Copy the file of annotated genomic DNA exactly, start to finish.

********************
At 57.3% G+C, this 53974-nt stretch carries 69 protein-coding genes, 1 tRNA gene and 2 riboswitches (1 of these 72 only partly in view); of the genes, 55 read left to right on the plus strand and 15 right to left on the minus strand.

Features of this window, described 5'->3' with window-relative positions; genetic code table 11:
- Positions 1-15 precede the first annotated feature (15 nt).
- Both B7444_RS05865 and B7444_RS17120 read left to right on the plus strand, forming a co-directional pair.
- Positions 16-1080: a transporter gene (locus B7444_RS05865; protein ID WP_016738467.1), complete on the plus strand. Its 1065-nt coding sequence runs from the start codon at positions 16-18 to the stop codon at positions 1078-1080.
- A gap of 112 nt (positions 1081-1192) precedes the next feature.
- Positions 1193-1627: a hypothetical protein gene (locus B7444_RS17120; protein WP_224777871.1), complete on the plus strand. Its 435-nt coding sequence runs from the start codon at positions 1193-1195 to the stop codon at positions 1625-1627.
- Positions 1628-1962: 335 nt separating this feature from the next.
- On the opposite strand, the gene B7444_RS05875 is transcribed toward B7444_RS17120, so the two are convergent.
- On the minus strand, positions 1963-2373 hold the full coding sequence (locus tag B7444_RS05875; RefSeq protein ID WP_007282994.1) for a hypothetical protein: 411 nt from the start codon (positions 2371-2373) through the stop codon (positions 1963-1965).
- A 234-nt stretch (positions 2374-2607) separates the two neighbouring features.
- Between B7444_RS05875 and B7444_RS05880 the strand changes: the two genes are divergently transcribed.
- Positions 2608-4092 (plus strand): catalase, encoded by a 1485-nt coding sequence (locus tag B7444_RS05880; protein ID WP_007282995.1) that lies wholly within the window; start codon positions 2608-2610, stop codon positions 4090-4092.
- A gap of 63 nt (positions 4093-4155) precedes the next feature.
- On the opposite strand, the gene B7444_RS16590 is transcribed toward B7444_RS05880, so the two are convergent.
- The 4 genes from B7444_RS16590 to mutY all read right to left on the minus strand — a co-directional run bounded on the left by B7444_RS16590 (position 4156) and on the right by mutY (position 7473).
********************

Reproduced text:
At 57.3% G+C, this 53974-nt stretch carries 69 protein-coding genes, 1 tRNA gene and 2 riboswitches (1 of these 72 only partly in view); of the genes, 55 read left to right on the plus strand and 15 right to left on the minus strand.

Features of this window, described 5'->3' with window-relative positions; genetic code table 11:
- Positions 1-15 precede the first annotated feature (15 nt).
- Both B7444_RS05865 and B7444_RS17120 read left to right on the plus strand, forming a co-directional pair.
- Positions 16-1080: a transporter gene (locus B7444_RS05865; protein ID WP_016738467.1), complete on the plus strand. Its 1065-nt coding sequence runs from the start codon at positions 16-18 to the stop codon at positions 1078-1080.
- A gap of 112 nt (positions 1081-1192) precedes the next feature.
- Positions 1193-1627: a hypothetical protein gene (locus B7444_RS17120; protein WP_224777871.1), complete on the plus strand. Its 435-nt coding sequence runs from the start codon at positions 1193-1195 to the stop codon at positions 1625-1627.
- Positions 1628-1962: 335 nt separating this feature from the next.
- On the opposite strand, the gene B7444_RS05875 is transcribed toward B7444_RS17120, so the two are convergent.
- On the minus strand, positions 1963-2373 hold the full coding sequence (locus tag B7444_RS05875; RefSeq protein ID WP_007282994.1) for a hypothetical protein: 411 nt from the start codon (positions 2371-2373) through the stop codon (positions 1963-1965).
- A 234-nt stretch (positions 2374-2607) separates the two neighbouring features.
- Between B7444_RS05875 and B7444_RS05880 the strand changes: the two genes are divergently transcribed.
- Positions 2608-4092 (plus strand): catalase, encoded by a 1485-nt coding sequence (locus tag B7444_RS05880; protein ID WP_007282995.1) that lies wholly within the window; start codon positions 2608-2610, stop codon positions 4090-4092.
- A gap of 63 nt (positions 4093-4155) precedes the next feature.
- On the opposite strand, the gene B7444_RS16590 is transcribed toward B7444_RS05880, so the two are convergent.
- The 4 genes from B7444_RS16590 to mutY all read right to left on the minus strand — a co-directional run bounded on the left by B7444_RS16590 (position 4156) and on the right by mutY (position 7473).